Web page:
Recently I had a book with this title, Broken Cisterns, pass through my hands. Just the title reverberated in my spirit. Then I looked up the verses listed on the slip-cover, Jeremiah 2.13 (NIV.) Wow, what a depth of meaning and application! Here begins my reflections on Broken Cisterns and Jeremiah 2.13.
The LORD says,
"My people have committed two sins:
They have forsaken me,
the spring of living water,
they have their own cisterns,
broken cisterns that cannot hold water."
First note the LORD says this.This all-caps word is the spoken title that honors the inutterable Tetragrammaton, the four-letter name of God disclosed to Moses on the Mountain of Revelation. His people Israel will not even speak it aloud out of reverencial fear. They change pens when they write it during creation of a new hand-written copy of the Scriptures. God uses this form of "I AM" when speaking of His covenant with His covenant people. God's personal, relational name reminds Jeremiah's hearers of His special, promise-based relationship to the ones He speaks to and speaks of.
In continuation of this idea of intimate, covenant relationship, the LORD addresses His people. People who connected to Him through a series of mutually-binding promises. For sure, like the suzerainty treaties of the area/time, the LORD make the first and largest promises. But these people, His people, willingly have bound themselves to Him by oath as well. They have a special closeness, favor and commitment distinguishing them from the other peoples of the earth.
The poetry of the Bible is parallelism. This rhyming of thought, as C.S. Lewis calls it, consists of two related lines or a couplet. These two lines work in tandem to emphasis a singel thought or point. This emphasis comes from repeating the idea in different words or using a direct opposite. It translates to any language because it depends on the thought, not particular words in rhyming relationship. Proper understanding requires treating the two as a single thought rather than separating the halves of the couplet.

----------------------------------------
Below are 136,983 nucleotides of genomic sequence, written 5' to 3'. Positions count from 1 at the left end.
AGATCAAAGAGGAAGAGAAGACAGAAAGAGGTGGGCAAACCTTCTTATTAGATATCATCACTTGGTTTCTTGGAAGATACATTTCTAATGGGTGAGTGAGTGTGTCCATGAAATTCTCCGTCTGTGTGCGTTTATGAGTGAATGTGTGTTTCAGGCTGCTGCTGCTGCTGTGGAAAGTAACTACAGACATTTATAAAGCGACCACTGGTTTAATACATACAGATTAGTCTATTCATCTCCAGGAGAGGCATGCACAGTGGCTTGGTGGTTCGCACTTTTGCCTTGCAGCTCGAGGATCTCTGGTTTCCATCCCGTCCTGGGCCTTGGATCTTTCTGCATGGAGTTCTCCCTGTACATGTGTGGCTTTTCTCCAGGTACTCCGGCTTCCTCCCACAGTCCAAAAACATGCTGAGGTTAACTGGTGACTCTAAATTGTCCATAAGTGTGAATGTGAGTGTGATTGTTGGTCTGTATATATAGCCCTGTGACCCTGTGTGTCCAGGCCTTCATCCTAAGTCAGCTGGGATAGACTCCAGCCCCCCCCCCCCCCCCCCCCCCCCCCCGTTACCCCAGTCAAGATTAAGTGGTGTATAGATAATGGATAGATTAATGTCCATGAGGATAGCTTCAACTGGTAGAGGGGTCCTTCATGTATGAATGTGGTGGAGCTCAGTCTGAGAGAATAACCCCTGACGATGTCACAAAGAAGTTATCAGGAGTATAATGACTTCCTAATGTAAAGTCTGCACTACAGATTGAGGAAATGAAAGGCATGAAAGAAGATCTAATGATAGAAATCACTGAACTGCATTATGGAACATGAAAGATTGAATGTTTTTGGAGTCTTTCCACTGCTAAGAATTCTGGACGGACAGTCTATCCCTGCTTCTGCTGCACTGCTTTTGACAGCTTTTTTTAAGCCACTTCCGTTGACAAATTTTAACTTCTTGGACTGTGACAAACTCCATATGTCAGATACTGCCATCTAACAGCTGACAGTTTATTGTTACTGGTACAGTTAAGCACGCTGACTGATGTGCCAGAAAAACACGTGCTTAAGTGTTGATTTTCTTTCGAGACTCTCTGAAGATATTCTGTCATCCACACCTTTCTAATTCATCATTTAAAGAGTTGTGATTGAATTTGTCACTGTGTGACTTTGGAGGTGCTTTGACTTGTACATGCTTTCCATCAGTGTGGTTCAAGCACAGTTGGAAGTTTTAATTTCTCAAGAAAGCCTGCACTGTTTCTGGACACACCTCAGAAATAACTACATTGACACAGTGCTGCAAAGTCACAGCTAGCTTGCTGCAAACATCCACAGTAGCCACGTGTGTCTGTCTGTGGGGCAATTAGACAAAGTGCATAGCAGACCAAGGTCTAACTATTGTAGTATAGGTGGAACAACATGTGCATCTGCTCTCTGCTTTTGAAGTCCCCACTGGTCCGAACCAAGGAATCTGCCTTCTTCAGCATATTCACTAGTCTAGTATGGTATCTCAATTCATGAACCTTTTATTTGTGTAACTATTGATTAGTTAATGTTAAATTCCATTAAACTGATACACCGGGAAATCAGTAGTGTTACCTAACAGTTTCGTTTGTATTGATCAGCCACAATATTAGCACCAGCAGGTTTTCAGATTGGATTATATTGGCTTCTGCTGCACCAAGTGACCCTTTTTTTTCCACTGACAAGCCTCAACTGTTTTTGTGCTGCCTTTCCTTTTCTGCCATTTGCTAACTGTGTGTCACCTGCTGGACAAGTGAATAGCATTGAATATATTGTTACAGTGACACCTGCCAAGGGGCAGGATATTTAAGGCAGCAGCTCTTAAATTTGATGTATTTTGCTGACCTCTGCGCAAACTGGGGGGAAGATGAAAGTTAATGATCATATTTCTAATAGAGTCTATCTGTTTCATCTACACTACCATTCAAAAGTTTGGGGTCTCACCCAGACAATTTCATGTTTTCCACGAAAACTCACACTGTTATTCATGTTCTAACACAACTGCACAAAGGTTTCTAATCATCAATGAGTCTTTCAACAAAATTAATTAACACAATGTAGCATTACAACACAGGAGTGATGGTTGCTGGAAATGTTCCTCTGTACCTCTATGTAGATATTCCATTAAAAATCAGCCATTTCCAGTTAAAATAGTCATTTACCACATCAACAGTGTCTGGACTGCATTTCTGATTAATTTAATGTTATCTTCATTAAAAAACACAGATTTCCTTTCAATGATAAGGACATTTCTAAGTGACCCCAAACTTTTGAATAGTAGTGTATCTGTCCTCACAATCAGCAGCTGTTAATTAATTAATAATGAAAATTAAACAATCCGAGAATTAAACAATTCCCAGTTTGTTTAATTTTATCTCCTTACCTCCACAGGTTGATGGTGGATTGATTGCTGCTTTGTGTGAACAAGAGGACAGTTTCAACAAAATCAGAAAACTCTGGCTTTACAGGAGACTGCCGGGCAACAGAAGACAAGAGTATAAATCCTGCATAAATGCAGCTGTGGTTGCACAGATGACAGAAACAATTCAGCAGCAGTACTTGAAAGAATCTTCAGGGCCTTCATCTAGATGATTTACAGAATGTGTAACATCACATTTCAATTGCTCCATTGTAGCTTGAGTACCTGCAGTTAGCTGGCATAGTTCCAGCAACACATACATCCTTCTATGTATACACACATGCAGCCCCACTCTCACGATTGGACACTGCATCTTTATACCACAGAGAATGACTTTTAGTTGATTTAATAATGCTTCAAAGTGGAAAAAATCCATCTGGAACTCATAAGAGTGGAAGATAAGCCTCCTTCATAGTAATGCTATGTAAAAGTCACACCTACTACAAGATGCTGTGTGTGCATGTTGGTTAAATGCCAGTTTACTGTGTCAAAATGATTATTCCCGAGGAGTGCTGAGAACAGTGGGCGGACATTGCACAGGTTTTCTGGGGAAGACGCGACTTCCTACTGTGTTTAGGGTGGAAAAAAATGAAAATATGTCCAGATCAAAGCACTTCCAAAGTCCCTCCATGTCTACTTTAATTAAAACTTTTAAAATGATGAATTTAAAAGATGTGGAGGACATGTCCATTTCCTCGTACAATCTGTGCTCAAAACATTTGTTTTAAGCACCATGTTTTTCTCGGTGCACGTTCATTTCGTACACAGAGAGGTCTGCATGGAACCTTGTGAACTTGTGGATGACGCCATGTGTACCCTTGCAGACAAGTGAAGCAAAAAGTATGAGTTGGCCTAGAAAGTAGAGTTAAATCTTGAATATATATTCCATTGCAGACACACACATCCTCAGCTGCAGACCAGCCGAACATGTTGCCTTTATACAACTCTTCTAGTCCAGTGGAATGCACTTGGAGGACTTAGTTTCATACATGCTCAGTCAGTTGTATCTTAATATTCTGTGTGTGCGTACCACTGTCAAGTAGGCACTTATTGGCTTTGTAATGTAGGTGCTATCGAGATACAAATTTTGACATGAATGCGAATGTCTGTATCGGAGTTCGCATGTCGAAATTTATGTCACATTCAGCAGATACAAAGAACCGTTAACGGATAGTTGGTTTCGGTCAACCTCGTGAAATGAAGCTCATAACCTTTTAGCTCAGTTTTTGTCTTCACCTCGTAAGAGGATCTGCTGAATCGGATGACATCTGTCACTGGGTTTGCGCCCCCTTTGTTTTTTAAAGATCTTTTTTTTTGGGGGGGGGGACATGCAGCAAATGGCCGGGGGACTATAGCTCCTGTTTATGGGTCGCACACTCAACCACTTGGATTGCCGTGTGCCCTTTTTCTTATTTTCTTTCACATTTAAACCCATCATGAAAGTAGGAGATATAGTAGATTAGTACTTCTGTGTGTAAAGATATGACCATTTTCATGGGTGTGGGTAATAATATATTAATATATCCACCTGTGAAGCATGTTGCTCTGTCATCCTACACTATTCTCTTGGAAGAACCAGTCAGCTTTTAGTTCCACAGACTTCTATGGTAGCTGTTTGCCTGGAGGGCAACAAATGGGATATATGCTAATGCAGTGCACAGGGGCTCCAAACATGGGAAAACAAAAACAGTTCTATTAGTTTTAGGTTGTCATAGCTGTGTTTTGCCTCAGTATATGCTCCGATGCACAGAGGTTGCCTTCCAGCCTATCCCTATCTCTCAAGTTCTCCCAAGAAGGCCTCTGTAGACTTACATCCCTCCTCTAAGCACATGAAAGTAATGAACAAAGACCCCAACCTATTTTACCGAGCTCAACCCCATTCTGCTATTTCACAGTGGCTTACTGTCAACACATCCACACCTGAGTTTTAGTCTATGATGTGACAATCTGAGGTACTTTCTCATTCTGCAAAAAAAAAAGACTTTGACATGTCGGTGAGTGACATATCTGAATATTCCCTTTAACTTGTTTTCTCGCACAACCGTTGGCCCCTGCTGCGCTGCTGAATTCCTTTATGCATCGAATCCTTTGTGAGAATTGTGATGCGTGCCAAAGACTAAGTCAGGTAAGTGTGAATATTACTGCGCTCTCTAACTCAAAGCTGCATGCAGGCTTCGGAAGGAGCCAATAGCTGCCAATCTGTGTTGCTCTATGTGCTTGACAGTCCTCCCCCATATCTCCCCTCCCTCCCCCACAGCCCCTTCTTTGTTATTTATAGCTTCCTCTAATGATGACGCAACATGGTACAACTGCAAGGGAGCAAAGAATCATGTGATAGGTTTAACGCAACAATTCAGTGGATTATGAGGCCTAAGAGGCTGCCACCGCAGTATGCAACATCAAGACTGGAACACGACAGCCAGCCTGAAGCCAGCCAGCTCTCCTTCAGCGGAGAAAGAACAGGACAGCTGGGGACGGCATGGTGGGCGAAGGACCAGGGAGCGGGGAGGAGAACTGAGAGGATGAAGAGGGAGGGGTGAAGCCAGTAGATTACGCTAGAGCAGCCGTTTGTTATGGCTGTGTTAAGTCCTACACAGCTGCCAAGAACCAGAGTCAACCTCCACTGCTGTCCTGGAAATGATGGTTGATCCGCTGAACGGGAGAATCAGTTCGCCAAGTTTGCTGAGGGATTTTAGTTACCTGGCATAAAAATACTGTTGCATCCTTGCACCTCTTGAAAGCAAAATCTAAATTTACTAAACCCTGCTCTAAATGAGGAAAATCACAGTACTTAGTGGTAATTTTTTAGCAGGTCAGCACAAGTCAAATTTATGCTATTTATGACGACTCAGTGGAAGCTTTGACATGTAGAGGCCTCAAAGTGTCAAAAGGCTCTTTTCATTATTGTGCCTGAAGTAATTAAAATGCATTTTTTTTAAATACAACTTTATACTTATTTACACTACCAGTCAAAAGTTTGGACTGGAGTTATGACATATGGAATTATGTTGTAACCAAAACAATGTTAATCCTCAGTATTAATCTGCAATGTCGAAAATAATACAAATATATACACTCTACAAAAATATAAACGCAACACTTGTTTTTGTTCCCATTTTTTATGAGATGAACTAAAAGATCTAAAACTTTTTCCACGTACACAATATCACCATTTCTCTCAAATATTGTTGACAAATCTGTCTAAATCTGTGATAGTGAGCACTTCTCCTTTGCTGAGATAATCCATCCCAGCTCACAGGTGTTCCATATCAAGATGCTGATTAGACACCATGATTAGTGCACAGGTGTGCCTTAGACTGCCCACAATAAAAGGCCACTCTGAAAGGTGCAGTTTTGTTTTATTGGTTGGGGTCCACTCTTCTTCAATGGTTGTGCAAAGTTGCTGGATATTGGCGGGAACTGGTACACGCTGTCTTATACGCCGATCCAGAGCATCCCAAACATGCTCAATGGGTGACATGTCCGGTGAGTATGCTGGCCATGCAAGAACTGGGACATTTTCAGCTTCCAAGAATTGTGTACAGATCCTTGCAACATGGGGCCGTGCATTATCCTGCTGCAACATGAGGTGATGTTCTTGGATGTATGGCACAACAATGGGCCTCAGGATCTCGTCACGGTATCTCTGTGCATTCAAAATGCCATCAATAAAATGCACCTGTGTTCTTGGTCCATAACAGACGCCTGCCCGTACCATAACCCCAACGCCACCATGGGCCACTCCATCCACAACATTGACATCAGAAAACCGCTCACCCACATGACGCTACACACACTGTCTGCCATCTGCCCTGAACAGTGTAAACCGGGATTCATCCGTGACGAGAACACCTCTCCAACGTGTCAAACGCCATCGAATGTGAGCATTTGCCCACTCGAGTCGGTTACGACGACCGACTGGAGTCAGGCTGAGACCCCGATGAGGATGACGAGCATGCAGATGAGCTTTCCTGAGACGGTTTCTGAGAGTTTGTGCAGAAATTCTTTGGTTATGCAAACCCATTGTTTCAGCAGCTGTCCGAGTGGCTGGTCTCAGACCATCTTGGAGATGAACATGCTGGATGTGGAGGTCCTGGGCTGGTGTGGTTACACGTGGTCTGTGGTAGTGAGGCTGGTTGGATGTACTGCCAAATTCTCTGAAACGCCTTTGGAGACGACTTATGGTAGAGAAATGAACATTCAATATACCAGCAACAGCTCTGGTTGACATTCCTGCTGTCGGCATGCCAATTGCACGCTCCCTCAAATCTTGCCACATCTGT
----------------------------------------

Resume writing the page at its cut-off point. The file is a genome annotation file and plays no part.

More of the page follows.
Note that though there is a easy-to-see unity in the two branches of the couplet, the LORD specifically breaks this pairing by saying His people have committed two sins. He wants us to dissect this parallelism. This adds emphasis to the nature of the sins committed by a people covenanted to the LORD they sin against. This behavior must be extra bad, extra heart-breaking.
The people of the LORD have forsaken Him. They have abandoned their promises. They have cooled in their commitment, like a dissatisfied spouse. They have distanced themselves from Him.
The people of the LORD have dug their own cisterns. They have looked for life and love elsewhere. They have not just cooled in committment to their vows, they have actively persued others, like an adulterer.
How have I cooled toward my God?
Where, besides Him, have I sought love and life?
More to come...